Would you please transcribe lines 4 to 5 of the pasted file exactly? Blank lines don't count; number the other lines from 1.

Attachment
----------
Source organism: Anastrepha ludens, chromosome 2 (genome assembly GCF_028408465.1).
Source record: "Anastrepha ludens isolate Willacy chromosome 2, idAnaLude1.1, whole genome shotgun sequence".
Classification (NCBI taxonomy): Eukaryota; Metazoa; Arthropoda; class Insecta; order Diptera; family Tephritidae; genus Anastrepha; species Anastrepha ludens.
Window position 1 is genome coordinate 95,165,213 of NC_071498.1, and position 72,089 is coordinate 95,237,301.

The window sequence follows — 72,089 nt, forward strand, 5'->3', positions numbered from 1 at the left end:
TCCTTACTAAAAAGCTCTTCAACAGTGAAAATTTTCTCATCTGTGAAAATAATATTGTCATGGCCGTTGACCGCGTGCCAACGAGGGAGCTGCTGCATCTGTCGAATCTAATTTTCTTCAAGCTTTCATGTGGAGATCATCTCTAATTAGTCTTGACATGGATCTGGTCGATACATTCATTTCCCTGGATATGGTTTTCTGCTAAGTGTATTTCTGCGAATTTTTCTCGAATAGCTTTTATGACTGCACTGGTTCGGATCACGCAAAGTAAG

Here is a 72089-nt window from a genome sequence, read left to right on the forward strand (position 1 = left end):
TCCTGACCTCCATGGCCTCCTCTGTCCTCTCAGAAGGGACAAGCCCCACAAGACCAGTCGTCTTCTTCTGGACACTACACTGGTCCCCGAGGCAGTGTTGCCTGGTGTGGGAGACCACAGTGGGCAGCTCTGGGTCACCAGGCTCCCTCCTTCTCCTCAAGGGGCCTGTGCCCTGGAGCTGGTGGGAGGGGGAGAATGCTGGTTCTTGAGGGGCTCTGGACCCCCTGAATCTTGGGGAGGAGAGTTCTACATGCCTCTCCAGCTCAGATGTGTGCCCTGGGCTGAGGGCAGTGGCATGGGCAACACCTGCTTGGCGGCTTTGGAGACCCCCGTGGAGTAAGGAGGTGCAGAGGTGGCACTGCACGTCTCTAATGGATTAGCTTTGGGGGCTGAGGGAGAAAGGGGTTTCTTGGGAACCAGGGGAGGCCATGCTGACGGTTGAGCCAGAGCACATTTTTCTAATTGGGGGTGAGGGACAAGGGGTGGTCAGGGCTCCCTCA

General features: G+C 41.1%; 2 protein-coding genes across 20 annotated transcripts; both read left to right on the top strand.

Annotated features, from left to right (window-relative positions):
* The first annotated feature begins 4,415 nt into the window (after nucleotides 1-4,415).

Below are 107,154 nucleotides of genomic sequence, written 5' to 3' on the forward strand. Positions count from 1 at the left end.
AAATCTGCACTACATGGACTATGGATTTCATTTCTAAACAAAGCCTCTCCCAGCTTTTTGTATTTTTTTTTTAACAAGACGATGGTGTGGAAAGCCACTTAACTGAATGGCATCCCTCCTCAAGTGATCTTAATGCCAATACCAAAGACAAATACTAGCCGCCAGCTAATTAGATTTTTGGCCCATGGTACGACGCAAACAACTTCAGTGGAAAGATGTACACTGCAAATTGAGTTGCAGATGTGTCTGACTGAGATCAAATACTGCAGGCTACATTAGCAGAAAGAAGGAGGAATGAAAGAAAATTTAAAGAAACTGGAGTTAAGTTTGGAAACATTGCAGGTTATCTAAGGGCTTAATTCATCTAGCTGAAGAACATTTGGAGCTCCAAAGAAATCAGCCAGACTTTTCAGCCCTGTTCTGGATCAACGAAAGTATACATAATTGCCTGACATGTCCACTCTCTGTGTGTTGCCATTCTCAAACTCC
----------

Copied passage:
Window position 1 is genome coordinate 95,165,213 of NC_071498.1, and position 72,089 is coordinate 95,237,301.

The window sequence follows — 72,089 nt, forward strand, 5'->3', positions numbered from 1 at the left end: